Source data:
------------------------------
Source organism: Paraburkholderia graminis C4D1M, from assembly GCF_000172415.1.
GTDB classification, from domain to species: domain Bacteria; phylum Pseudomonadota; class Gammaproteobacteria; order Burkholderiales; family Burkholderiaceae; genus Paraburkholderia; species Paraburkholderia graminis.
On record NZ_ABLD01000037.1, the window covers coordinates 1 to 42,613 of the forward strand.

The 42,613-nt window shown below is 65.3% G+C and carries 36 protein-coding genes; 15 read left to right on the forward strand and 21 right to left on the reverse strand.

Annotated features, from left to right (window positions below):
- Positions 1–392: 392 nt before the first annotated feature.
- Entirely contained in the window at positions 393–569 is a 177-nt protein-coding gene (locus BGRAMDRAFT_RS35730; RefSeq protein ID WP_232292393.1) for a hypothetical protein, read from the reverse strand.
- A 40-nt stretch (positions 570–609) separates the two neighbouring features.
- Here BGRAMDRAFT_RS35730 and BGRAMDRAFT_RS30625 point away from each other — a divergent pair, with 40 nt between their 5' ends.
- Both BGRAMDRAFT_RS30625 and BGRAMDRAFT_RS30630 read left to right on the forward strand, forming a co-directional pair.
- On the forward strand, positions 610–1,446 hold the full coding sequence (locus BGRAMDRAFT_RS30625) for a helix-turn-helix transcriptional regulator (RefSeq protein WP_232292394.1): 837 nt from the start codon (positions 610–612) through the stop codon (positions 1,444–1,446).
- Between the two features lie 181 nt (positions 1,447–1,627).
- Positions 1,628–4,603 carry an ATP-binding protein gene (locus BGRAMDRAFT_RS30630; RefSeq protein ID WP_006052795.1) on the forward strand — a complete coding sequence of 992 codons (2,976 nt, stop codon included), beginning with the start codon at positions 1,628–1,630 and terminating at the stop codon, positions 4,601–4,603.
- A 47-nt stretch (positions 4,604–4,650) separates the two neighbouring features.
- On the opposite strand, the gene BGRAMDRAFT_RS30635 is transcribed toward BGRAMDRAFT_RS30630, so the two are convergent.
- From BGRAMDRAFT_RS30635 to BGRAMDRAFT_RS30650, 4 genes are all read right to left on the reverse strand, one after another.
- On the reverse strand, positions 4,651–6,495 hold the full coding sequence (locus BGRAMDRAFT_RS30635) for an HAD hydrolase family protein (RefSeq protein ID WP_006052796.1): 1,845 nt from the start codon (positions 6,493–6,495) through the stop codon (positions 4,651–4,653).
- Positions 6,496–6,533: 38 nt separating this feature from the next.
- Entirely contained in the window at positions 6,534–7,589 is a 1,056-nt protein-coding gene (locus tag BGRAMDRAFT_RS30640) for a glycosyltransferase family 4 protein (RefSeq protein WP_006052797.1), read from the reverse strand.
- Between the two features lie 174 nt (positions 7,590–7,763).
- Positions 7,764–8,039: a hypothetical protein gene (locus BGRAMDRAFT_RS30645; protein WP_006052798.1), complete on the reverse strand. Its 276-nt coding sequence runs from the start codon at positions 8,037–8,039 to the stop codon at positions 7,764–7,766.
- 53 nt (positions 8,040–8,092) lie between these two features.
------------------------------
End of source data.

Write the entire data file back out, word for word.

Source organism: Paraburkholderia graminis C4D1M, from assembly GCF_000172415.1.
GTDB classification, from domain to species: domain Bacteria; phylum Pseudomonadota; class Gammaproteobacteria; order Burkholderiales; family Burkholderiaceae; genus Paraburkholderia; species Paraburkholderia graminis.
On record NZ_ABLD01000037.1, the window covers coordinates 1 to 42,613 of the forward strand.

The 42,613-nt window shown below is 65.3% G+C and carries 36 protein-coding genes; 15 read left to right on the forward strand and 21 right to left on the reverse strand.

Annotated features, from left to right (window positions below):
- Positions 1–392: 392 nt before the first annotated feature.
- Entirely contained in the window at positions 393–569 is a 177-nt protein-coding gene (locus BGRAMDRAFT_RS35730; RefSeq protein ID WP_232292393.1) for a hypothetical protein, read from the reverse strand.
- A 40-nt stretch (positions 570–609) separates the two neighbouring features.
- Here BGRAMDRAFT_RS35730 and BGRAMDRAFT_RS30625 point away from each other — a divergent pair, with 40 nt between their 5' ends.
- Both BGRAMDRAFT_RS30625 and BGRAMDRAFT_RS30630 read left to right on the forward strand, forming a co-directional pair.
- On the forward strand, positions 610–1,446 hold the full coding sequence (locus BGRAMDRAFT_RS30625) for a helix-turn-helix transcriptional regulator (RefSeq protein WP_232292394.1): 837 nt from the start codon (positions 610–612) through the stop codon (positions 1,444–1,446).
- Between the two features lie 181 nt (positions 1,447–1,627).
- Positions 1,628–4,603 carry an ATP-binding protein gene (locus BGRAMDRAFT_RS30630; RefSeq protein ID WP_006052795.1) on the forward strand — a complete coding sequence of 992 codons (2,976 nt, stop codon included), beginning with the start codon at positions 1,628–1,630 and terminating at the stop codon, positions 4,601–4,603.
- A 47-nt stretch (positions 4,604–4,650) separates the two neighbouring features.
- On the opposite strand, the gene BGRAMDRAFT_RS30635 is transcribed toward BGRAMDRAFT_RS30630, so the two are convergent.
- From BGRAMDRAFT_RS30635 to BGRAMDRAFT_RS30650, 4 genes are all read right to left on the reverse strand, one after another.
- On the reverse strand, positions 4,651–6,495 hold the full coding sequence (locus BGRAMDRAFT_RS30635) for an HAD hydrolase family protein (RefSeq protein ID WP_006052796.1): 1,845 nt from the start codon (positions 6,493–6,495) through the stop codon (positions 4,651–4,653).
- Positions 6,496–6,533: 38 nt separating this feature from the next.
- Entirely contained in the window at positions 6,534–7,589 is a 1,056-nt protein-coding gene (locus tag BGRAMDRAFT_RS30640) for a glycosyltransferase family 4 protein (RefSeq protein WP_006052797.1), read from the reverse strand.
- Between the two features lie 174 nt (positions 7,590–7,763).
- Positions 7,764–8,039: a hypothetical protein gene (locus BGRAMDRAFT_RS30645; protein WP_006052798.1), complete on the reverse strand. Its 276-nt coding sequence runs from the start codon at positions 8,037–8,039 to the stop codon at positions 7,764–7,766.
- 53 nt (positions 8,040–8,092) lie between these two features.